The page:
Tuesday, May 12, 2015

The Rehabilitation Of Stella Liebeck

I recently encountered a cartoon on Adhesive Comics addressing the Stella Liebeck/McDonald's coffee lawsuit of 1992, the short version of which being, Stella Liebeck, then 79, went to a New Mexico McDonald's and ordered a coffee. As a passenger in the parked car driven by her grandson, she removed the coffee lid to add sugar and cream, but spilled the 180F coffee all over her lap, which resulted in third degree burns on her legs, buttocks, and vagina. (Her sweatpants retained the hot coffee for 90 seconds against her skin, magnifying the damage.) She was hospitalized for eight days, and required skin grafts to repair the damage.


The problem with this retelling is that it gets a central fact wrong, as pointed out by Ted Frank's 2005 post at Overlawyered: the temperature of the coffee was then, and is still, industry standard.
Commenter cmdicely: the industry standard was to serve at a lower temperature

False: The National Coffee Association of the USA recommends serving at 180-190 degrees; another article suggests industry standard is 160 to 185 degrees. [Note: dead link removed.]

According to a Sep. 1, 1994 Wall Street Journal interview with Reed Morgan, Liebeck’s attorney, he measured the temperature at 18 restaurants and 20 McDonald’s, and “McDonald’s was responsible for nine of the twelve highest temperature readings.” Which means that, even before one accounts for conscious or unconscious bias in the measurements, at least three, and probably more (what about the other eleven McDonald’s?), restaurants were serving coffee at a higher temperature. And Starbucks serves at a higher temperature today, and faces lawsuits over third-degree burns as a result (Jan. 2, 2004).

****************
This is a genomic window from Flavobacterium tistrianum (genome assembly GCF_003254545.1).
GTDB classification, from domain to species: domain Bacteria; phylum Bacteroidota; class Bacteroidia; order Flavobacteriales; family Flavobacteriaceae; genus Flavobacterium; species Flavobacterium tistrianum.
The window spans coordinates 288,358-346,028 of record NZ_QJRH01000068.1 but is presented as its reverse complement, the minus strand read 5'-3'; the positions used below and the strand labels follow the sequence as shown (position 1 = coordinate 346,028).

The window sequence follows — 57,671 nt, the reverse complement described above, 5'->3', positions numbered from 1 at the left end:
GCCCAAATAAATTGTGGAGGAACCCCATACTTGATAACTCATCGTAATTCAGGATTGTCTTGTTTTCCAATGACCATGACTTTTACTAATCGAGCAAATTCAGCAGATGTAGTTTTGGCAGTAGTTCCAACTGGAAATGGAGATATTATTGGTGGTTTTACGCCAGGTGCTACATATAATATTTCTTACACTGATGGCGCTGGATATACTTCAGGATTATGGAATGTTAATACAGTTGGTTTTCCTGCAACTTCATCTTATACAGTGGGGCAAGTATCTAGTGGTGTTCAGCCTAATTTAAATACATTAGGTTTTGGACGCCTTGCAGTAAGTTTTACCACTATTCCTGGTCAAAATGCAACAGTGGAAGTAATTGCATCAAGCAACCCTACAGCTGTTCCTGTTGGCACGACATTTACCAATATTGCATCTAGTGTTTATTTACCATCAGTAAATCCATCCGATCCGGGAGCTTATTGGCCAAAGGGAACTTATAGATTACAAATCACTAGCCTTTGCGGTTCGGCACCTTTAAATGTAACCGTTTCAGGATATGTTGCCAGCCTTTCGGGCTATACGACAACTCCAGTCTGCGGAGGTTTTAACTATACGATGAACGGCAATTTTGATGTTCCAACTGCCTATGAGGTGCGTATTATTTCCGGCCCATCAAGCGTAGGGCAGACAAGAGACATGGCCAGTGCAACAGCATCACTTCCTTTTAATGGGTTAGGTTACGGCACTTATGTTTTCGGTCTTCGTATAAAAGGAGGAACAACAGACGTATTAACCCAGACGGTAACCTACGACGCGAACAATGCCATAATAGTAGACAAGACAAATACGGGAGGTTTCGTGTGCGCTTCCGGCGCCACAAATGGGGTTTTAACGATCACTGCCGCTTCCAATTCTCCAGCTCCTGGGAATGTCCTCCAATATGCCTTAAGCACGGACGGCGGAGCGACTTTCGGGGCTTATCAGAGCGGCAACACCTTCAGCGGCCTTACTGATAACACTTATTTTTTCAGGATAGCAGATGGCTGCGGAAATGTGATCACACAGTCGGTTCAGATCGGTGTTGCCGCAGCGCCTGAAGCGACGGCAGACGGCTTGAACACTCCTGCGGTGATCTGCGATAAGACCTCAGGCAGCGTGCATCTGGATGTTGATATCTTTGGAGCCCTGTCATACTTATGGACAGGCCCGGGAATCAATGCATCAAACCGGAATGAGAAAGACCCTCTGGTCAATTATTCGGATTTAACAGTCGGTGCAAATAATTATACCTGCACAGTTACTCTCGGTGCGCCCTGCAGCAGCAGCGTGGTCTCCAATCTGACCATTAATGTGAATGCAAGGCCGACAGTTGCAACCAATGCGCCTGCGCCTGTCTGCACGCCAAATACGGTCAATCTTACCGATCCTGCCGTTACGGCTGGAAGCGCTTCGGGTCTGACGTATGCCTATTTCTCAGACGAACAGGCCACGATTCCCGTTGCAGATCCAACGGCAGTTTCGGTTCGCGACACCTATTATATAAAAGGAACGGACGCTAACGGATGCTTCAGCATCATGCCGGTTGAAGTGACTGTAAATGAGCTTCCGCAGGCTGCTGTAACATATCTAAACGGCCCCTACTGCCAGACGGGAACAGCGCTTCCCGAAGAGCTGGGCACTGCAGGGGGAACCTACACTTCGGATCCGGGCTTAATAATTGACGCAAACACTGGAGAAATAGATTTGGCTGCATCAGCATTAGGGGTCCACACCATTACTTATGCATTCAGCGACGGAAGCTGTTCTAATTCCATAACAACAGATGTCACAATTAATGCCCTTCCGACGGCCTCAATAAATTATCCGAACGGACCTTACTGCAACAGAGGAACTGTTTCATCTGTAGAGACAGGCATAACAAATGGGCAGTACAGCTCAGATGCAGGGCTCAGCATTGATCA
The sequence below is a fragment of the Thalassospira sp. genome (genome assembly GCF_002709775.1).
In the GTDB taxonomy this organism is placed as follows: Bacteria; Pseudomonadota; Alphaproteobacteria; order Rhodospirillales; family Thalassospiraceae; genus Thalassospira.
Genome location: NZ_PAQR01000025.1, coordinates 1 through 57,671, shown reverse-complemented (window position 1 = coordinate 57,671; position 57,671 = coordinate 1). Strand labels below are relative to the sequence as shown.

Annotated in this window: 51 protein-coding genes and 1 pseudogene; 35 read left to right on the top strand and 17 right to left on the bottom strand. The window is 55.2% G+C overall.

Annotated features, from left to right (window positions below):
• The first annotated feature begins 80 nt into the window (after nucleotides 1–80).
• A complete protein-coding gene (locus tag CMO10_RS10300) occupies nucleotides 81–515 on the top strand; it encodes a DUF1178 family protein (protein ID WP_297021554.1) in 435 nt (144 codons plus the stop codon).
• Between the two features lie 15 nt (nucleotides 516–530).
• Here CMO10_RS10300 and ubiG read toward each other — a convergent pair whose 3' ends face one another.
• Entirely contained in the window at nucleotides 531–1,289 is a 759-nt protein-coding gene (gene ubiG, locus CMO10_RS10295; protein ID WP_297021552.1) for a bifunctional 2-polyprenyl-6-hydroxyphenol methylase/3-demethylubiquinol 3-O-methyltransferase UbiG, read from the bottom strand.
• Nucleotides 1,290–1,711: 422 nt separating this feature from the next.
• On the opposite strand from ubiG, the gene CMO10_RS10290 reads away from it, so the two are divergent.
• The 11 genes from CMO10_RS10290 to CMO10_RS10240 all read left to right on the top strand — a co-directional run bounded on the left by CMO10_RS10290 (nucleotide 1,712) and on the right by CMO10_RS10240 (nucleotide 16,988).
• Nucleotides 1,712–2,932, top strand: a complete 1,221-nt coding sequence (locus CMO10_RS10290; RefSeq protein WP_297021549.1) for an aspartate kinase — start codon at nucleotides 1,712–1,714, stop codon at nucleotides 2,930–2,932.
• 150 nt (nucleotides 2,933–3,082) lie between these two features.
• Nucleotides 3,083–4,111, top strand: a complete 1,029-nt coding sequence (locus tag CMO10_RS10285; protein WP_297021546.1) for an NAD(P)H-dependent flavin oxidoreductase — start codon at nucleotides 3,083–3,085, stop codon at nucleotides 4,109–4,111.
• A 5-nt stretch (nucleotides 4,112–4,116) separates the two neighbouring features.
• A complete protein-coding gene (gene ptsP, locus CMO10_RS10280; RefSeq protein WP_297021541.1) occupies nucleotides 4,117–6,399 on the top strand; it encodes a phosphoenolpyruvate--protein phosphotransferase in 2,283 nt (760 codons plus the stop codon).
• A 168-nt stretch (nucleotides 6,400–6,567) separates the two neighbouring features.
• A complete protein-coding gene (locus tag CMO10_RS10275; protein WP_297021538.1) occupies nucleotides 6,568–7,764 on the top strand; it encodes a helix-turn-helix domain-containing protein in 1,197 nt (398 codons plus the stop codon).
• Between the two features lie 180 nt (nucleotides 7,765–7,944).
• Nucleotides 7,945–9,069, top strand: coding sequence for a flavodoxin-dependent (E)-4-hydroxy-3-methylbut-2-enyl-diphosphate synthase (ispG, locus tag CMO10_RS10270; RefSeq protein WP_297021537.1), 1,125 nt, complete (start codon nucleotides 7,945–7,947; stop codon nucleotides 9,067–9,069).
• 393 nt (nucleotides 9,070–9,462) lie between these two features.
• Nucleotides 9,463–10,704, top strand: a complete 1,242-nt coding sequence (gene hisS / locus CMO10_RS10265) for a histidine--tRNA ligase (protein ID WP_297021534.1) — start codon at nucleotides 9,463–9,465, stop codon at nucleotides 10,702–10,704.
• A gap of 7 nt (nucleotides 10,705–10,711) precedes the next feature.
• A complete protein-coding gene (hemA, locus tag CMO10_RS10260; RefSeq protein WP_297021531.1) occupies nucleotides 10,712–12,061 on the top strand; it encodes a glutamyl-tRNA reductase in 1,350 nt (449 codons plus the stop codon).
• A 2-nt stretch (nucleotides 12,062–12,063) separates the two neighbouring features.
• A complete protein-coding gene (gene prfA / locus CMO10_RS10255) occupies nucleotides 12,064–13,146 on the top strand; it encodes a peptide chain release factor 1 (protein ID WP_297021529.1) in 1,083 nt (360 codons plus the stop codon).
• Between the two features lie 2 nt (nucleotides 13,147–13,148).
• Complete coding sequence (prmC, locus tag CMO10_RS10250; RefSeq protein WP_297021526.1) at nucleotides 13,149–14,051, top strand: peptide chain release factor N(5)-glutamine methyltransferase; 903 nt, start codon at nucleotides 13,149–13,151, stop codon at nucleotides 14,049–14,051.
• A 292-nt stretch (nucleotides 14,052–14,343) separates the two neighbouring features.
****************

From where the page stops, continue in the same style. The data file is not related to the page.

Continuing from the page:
This storage temperature of 180F is still recommended today by the National Coffee Association of the USA.  Moreover, a quick test yesterday on my home coffee maker shows a temperature of 175F:


All of which is to say, the entire basis for Liebeck's suit was false. McDonald's coffee was well within accepted norms of how hot coffee should be. They didn't spill her coffee. The only reason we are talking about this now is that Liebeck was a sympathetic plaintiff; we know this because a subsequent similar case, McMahon v. Bunn Matic Corp., went the other way, and for exactly the reasons described.

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